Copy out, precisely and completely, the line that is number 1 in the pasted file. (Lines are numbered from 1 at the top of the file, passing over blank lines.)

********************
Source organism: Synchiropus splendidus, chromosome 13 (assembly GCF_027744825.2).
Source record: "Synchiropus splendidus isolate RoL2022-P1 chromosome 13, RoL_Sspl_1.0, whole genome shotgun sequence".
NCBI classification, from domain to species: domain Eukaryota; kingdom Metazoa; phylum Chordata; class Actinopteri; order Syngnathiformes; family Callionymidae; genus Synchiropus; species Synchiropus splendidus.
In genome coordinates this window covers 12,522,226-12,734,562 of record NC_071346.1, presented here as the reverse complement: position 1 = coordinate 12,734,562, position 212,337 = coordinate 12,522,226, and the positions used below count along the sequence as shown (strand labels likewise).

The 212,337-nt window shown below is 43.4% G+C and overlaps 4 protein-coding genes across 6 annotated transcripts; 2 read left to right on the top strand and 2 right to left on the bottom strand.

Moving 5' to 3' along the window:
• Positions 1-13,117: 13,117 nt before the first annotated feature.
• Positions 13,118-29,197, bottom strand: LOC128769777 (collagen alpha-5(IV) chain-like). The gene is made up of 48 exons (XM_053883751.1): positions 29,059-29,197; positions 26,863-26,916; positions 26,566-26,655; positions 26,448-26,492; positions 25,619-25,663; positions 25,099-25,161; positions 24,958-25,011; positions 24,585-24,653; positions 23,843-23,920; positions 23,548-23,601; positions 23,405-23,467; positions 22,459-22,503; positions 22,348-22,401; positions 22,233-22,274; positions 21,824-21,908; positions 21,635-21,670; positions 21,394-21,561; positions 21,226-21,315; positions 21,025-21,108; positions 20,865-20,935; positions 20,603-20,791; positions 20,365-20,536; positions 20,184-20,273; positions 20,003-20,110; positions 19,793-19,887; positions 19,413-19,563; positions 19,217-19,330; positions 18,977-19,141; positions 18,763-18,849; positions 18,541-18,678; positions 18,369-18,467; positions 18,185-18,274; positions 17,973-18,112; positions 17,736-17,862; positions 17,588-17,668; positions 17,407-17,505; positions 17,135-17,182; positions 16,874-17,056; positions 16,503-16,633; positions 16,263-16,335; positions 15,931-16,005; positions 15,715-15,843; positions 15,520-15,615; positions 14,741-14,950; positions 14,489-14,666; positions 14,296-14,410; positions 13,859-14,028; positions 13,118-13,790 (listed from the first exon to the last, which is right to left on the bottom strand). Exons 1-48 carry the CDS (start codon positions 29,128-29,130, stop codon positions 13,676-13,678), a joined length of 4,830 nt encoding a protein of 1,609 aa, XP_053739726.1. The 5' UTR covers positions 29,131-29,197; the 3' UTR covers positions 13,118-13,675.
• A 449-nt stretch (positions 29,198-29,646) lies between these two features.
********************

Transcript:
Source organism: Synchiropus splendidus, chromosome 13 (assembly GCF_027744825.2).